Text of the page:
Exactly what Nilfanion said. I'll check my collection of Sussex books etc. when I get a chance. Ticehurst is a huge parish, and it wouldn't surprise me if there was some Kent territory covered in the Flimwell area, or east of Cousley Wood. Hassocks5489 (tickets please!) 08:44, 8 December 2010 (UTC)
(More) There was a similar issue a few months ago on Burgess Hill, which is even more local to me; about five residential roads in the northeast of the town are in Lewes district in East Sussex, while the rest is within Mid Sussex in West Sussex. I eventually dug up a couple of online council reports referring to the situation, which (together with a reference to a map) seemed to quell the brief edit war. Hassocks5489 (tickets please!) 08:47, 8 December 2010 (UTC)
Current counties should be used - if part of the parish was in Kent, the boundary changes could be mentioned in the article. The situation in Burgess Hill is slightly different as the settlement has expanded into an area beyond the parish and county boundary - do any parishes straddle boundaries in this way? Peter E. James (talk) 17:05, 8 December 2010 (UTC)
Whitchurch is a village in north Somerset and an adjoining suburb of south eastern Bristol, thereby covering both a part of an unparished city and a parish with a Unitary Authority. An attempt is made to explain this & the historical development in the article - but I'm not sure how successful this is.— Rod talk 17:11, 8 December 2010 (UTC)

Cleanup listing

I've added the template for the cleanup listing to the project page. The cleanup listing for UKGEO is updated weekly. Currently it contains 5830 articles or 32.5 % of the 17912 articles in this project. Any help reducing this would be great.— Rod talk 08:11, 18 December 2010 (UTC)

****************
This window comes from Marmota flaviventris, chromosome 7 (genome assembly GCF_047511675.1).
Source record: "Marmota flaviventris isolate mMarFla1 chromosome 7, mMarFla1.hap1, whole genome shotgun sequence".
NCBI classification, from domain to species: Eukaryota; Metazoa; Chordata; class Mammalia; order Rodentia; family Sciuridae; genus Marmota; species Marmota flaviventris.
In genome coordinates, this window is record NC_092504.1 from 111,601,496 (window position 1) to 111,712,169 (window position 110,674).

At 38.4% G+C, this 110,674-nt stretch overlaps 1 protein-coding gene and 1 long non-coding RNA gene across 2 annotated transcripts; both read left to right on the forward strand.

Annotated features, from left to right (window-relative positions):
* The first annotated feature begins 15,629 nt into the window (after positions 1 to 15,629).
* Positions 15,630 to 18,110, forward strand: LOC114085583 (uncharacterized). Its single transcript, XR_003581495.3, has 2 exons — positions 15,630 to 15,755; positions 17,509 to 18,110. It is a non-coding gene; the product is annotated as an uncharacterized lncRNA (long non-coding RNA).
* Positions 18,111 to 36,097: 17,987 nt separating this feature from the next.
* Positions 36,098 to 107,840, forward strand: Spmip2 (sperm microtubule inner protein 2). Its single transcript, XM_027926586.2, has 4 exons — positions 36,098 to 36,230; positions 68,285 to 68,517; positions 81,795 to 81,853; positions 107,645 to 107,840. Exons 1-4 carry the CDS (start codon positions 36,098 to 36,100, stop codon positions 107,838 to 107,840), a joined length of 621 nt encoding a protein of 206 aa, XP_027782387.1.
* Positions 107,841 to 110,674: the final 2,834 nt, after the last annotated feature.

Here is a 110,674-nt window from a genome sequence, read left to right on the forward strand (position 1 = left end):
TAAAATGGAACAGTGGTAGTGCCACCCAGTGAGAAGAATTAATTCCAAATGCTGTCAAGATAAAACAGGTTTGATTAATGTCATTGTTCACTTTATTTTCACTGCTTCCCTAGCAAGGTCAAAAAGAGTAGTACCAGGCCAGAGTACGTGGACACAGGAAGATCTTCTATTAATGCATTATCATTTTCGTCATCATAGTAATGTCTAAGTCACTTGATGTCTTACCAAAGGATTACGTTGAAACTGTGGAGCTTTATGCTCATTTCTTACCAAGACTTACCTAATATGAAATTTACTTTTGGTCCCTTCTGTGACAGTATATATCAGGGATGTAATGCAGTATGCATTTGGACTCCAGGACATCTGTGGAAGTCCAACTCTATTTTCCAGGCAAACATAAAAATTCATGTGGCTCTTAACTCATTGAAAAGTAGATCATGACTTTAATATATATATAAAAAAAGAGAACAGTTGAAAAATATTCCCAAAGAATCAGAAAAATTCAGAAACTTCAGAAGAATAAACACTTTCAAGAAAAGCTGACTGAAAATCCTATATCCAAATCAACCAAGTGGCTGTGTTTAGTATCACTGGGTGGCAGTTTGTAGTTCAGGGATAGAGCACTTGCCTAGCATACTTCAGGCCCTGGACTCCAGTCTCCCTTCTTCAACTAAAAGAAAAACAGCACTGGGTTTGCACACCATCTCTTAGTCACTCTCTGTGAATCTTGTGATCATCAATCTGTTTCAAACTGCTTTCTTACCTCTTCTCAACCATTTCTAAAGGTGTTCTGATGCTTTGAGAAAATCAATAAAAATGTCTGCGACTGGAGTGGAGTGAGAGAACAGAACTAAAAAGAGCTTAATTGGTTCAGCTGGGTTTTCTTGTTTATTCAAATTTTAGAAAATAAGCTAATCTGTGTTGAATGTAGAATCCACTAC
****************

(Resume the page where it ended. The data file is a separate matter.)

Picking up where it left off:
There seems to be a problem with this list. Barstable (hundred) appears as needing citations since December last year, but I can see nothing on the article itself. Rjm at sleepers (talk) 09:30, 18 December 2010 (UTC)
I've noted this as a possible bug at User talk:Svick/WikiProject cleanup listing#WP:UKGEO.— Rod talk 11:47, 18 December 2010 (UTC)
There was an "unreferenced stub" template, which wasn't visible because it had an "auto=yes" parameter (see Template:Unreferenced stub#Usage). Peter E. James (talk) 13:10, 18 December 2010 (UTC)

Settlement/Urban Area/Locality/Urban Subdivision etc articles

There's a confusing mess of articles around urban areas, settlements, towns, cities and urban sub-divisions. They probably need to be cleared up together, to make sense relative to each other as well as individually, so I've brought the subject up here.

In the interests of clarity and consistency would it make more sense for

That said, "localities" are quite an obscure and little-used measure in general - are they really worth two separate articles at England and UK level, whatever they're called?

Thoughts?

JimmyGuano (talk) 16:12, 20 December 2010 (UTC)

My thoughts:
  • It's a mess.
  • List of largest United Kingdom settlements by population and List of urban areas in England by population are essentially OR as they define places as settlements or urban areas, when in most cases there are multiple definitions. I'm not sure why 'settlement' is used in one list but 'urban area' is used in the other. As you say, they are mainly the ONS 'urban sub-division' figures but with London added in.